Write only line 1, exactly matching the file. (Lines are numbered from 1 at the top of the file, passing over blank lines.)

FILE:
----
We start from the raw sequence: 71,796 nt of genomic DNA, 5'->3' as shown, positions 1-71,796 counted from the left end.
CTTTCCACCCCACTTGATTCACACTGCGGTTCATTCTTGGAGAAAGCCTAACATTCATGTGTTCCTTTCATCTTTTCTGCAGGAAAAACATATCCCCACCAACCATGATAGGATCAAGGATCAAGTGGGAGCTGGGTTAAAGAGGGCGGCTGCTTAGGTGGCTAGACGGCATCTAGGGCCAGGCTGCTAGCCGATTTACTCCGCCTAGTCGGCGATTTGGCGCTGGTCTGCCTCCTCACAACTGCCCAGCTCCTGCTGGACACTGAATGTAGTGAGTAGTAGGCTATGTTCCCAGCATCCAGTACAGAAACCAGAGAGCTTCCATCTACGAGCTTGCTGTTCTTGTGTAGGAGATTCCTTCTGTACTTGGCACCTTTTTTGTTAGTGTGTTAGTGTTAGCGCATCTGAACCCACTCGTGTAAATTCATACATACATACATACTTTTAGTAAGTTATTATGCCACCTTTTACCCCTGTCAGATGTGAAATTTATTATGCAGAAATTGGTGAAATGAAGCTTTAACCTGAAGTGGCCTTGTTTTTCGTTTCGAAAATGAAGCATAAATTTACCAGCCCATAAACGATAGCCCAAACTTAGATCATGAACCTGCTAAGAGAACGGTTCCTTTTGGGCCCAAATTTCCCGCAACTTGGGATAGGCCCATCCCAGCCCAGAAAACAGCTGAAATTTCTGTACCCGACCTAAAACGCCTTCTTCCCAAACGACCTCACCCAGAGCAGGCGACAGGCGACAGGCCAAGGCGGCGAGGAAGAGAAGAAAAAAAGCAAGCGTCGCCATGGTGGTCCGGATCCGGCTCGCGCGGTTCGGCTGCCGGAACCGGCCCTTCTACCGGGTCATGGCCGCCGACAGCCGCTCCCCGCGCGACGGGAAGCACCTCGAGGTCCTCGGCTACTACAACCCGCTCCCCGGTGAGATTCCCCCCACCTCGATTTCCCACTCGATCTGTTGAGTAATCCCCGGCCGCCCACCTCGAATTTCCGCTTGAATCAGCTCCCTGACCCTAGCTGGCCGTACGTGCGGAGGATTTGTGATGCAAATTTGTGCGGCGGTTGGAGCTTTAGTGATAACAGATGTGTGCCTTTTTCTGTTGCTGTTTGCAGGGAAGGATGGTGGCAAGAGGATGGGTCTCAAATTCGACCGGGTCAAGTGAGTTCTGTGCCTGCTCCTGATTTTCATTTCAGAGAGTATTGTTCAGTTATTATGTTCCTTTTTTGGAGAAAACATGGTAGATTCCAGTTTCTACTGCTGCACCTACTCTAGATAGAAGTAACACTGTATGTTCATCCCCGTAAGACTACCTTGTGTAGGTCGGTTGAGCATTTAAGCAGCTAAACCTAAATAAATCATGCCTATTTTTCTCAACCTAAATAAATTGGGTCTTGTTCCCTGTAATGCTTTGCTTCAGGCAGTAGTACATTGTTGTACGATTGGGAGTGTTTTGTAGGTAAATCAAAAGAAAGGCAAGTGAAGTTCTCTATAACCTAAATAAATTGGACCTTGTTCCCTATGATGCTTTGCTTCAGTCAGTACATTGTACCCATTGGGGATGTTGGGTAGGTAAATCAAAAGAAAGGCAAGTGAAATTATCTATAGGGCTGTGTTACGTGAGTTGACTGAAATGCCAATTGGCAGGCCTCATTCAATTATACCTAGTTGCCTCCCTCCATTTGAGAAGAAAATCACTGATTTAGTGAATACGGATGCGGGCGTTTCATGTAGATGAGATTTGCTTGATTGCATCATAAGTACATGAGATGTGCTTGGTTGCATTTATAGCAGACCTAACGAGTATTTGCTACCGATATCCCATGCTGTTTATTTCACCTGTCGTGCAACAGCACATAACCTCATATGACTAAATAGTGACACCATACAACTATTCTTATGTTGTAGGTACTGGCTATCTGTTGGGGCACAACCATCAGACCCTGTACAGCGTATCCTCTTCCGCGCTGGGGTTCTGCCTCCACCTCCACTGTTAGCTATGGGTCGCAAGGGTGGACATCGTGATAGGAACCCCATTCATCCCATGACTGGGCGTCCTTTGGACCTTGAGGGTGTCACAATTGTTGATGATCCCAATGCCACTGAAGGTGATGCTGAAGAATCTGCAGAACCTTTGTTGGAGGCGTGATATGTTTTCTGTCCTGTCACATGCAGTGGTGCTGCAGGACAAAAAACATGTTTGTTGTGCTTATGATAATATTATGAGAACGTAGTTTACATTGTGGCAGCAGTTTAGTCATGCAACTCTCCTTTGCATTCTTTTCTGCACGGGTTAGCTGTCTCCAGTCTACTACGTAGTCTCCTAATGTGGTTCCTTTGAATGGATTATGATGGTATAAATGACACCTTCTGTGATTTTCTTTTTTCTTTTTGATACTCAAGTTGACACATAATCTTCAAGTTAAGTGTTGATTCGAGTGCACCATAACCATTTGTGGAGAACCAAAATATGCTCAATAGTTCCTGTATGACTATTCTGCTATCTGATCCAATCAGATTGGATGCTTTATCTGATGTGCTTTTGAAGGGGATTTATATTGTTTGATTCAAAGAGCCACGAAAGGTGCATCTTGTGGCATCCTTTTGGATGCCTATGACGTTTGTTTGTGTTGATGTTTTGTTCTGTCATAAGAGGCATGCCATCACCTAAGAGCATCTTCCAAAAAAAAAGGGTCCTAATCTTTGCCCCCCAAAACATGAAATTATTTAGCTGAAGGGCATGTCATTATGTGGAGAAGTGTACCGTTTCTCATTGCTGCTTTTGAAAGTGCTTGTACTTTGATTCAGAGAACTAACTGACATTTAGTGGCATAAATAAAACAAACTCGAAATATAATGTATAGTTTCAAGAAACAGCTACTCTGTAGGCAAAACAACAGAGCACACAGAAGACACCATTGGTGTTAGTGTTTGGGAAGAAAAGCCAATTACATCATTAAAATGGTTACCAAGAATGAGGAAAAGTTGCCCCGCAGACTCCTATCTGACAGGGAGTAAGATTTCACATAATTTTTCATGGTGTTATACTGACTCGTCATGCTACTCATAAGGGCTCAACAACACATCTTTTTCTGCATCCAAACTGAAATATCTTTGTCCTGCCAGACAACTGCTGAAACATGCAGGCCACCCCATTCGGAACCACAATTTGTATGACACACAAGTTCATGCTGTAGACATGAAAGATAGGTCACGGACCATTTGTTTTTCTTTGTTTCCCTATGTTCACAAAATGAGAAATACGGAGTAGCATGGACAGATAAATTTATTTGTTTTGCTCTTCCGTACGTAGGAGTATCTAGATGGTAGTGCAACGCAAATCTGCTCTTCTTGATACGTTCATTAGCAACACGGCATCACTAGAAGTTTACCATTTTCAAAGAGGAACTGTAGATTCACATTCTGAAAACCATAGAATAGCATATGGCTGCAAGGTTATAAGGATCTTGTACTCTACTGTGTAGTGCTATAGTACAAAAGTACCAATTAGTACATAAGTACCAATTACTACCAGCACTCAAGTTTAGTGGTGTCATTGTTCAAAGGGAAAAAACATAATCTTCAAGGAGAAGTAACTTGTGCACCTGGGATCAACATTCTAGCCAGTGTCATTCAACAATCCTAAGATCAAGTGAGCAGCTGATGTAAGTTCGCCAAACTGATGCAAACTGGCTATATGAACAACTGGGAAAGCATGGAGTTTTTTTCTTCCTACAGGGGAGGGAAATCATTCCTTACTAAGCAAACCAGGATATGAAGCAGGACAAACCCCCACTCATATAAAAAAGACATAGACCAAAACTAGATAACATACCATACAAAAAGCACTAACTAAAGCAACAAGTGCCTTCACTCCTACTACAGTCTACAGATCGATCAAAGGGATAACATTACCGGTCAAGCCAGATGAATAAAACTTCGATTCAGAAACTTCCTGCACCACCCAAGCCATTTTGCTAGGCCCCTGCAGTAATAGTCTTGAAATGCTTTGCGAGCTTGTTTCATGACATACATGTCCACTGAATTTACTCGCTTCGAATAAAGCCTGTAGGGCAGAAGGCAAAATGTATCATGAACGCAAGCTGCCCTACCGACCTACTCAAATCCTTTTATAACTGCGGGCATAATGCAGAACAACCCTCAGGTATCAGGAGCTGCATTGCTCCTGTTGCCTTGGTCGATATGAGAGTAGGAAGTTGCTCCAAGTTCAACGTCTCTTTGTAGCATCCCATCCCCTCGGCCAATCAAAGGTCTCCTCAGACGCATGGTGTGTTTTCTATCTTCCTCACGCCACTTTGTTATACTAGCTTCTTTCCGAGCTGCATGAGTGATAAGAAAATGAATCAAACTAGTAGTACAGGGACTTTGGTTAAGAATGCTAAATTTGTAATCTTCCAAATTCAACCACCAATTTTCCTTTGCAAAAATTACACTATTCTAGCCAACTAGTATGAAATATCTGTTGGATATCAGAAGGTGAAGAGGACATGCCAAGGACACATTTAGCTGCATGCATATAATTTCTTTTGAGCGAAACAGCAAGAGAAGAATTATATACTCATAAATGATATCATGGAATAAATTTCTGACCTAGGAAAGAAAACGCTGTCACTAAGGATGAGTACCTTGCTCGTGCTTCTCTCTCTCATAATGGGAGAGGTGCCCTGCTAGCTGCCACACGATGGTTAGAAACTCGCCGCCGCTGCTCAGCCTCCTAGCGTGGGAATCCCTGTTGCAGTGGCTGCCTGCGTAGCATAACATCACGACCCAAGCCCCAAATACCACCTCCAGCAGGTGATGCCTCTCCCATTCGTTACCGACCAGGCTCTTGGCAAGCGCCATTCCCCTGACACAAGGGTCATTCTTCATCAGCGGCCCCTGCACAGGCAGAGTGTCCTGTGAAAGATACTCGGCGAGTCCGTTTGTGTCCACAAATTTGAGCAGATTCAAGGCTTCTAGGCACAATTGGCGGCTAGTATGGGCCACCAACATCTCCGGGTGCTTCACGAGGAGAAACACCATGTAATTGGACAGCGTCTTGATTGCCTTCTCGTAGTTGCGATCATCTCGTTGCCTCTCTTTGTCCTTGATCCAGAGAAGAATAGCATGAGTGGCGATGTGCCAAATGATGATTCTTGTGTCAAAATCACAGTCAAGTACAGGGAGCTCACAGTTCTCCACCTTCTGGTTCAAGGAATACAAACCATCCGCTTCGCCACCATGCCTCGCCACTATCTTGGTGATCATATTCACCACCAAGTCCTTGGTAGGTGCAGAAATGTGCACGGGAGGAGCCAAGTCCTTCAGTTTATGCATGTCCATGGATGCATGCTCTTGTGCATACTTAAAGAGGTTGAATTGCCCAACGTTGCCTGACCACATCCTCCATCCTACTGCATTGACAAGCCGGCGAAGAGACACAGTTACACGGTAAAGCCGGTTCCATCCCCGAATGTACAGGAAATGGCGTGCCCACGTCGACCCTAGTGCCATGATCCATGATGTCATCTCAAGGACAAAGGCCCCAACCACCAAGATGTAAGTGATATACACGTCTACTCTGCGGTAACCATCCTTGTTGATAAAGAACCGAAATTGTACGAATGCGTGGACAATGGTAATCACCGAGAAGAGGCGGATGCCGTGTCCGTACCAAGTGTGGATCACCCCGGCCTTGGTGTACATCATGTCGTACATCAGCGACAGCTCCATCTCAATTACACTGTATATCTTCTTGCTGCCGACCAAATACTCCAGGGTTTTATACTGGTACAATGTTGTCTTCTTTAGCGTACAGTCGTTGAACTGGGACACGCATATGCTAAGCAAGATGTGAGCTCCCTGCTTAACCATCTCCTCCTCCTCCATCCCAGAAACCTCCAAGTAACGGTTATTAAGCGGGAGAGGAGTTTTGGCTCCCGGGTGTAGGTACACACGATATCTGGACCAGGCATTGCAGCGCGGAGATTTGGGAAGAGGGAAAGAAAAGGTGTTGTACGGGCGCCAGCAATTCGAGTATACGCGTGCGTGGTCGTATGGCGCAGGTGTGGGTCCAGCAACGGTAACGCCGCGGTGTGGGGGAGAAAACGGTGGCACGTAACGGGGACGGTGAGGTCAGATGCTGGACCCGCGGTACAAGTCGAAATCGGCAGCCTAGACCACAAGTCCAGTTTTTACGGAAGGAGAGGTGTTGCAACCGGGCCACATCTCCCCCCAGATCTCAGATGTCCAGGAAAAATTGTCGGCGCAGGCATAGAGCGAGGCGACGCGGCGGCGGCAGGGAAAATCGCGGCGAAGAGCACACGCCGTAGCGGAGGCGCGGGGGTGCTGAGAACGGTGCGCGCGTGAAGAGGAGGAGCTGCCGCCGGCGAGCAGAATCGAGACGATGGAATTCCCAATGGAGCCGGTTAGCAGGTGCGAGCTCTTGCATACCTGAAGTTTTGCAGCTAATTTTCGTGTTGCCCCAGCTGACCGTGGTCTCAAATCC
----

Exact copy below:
We start from the raw sequence: 71,796 nt of genomic DNA, 5'->3' as shown, positions 1-71,796 counted from the left end.